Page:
WH adviser: Less-toxic dispersant for oil spill not readily available; BP told to use less

WASHINGTON (AP) — BP is complying with the government's request to use less of a toxic dispersant in fighting the Gulf oil spill, but alternative dispersants aren't so readily available, the White House's energy adviser said Tuesday.

In a letter to BP last week, the Environmental Protection Agency gave the oil giant three days to find a less toxic alternative to the dispersant, Corexit 9500, that it is using to break up the oil. But in a series of meetings that followed, White House energy adviser Carol Browner said, it became clear the alternatives were not as widely available as needed.

"There are not as many being manufactured as people thought in the quantities" needed, Browner said in a round of television appearances on morning news shows.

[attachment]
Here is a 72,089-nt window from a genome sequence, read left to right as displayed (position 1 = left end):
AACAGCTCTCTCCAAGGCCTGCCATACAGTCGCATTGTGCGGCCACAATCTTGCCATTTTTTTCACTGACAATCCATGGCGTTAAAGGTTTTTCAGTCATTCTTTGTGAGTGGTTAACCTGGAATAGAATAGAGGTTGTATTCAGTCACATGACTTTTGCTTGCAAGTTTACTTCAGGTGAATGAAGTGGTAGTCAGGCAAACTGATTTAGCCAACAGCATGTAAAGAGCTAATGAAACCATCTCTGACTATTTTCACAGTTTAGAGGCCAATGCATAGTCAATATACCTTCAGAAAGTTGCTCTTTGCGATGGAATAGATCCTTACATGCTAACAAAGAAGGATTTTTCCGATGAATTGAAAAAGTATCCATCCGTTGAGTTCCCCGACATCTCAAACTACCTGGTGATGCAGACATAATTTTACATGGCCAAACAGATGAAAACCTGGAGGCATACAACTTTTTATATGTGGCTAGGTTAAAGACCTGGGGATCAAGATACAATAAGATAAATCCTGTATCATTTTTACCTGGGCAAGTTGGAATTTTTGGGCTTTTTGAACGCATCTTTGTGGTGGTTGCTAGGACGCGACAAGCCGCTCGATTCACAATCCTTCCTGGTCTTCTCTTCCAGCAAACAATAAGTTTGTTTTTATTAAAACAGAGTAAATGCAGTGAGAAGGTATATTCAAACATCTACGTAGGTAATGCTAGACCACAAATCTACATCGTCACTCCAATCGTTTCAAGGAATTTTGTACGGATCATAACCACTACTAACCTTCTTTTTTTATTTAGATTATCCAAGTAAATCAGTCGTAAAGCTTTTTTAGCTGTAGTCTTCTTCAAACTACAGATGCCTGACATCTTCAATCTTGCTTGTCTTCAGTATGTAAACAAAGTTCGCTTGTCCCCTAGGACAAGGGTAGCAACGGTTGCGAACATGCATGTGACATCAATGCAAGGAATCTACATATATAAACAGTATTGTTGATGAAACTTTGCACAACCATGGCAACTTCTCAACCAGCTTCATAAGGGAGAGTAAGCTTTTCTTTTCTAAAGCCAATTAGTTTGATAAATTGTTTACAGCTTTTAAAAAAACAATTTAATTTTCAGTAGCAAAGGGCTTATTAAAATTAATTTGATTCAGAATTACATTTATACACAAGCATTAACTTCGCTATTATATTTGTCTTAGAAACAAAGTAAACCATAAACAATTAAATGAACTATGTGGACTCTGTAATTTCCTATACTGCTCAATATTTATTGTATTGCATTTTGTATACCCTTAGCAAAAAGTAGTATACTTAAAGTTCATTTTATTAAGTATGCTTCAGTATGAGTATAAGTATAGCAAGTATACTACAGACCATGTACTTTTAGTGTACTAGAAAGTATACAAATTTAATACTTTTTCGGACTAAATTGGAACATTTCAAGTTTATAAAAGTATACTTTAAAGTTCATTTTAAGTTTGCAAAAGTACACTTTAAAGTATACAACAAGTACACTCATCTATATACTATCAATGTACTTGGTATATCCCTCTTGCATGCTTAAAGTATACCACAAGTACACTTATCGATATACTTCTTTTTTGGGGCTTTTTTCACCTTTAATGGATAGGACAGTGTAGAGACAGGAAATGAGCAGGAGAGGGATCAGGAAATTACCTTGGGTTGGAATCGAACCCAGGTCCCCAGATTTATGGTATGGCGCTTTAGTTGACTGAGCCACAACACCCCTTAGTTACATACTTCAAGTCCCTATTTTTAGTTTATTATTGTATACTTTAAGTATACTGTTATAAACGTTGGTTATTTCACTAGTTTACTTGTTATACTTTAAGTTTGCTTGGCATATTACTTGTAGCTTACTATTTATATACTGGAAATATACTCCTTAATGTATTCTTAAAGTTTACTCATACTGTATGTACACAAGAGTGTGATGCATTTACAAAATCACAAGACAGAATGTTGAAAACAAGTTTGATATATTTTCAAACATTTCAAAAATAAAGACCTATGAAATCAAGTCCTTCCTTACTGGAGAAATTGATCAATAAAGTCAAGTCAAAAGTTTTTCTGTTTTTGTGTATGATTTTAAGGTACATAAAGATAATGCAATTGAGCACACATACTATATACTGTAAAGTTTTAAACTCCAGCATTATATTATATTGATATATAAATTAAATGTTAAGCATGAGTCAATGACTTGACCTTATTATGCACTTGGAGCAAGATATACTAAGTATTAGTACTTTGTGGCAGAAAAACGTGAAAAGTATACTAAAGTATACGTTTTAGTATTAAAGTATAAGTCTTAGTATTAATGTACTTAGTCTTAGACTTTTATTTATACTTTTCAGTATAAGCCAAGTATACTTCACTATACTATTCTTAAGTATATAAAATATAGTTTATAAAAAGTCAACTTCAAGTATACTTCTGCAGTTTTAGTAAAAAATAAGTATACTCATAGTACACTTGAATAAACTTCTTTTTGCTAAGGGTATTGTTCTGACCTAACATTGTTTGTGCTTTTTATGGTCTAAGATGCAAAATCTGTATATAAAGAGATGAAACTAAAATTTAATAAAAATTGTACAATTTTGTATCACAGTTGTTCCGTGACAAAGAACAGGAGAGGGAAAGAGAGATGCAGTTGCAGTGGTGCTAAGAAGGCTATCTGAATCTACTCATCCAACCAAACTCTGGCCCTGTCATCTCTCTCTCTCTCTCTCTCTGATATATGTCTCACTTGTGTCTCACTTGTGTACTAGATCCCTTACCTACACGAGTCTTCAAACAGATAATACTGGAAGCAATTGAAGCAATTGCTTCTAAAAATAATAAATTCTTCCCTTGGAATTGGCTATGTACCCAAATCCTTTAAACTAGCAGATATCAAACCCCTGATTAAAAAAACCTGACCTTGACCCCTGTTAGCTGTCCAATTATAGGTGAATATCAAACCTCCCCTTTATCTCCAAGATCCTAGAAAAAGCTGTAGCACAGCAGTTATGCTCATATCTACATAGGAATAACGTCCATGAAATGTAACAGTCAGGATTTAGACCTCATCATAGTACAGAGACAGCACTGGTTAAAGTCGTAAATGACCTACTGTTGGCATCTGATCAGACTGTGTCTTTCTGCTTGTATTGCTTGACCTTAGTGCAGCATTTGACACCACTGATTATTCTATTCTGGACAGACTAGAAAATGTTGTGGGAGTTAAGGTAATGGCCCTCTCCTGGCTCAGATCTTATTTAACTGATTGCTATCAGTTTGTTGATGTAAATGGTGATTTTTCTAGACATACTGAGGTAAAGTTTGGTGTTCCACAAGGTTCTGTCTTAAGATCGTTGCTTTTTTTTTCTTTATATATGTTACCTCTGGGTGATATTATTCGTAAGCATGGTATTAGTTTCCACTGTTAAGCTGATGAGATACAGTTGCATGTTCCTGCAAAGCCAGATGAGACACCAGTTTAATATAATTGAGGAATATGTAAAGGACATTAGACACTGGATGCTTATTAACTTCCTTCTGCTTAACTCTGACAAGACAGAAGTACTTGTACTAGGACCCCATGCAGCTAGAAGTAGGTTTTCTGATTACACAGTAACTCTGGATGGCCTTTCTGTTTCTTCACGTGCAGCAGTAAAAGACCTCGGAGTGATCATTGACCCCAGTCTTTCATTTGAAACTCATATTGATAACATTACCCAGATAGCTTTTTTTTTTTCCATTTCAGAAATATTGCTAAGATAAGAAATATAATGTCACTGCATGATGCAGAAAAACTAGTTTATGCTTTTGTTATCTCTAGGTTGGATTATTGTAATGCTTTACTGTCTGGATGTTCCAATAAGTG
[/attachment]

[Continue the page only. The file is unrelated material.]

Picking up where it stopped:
"We need to determine whether or not those alternatives are available, and the EPA is doing that, but in the meantime, EPA has directed BP to use less of the dispersants and they're required to follow that," Browner said.

The Obama administration has come under increasing pressure as frustrations build with the failure to cap the well. Millions of gallons of oil stretch across a 150-mile swath from Dauphin Island, Ala. to Grand Isle, La., endangering wildlife and the livelihood of generations fishermen.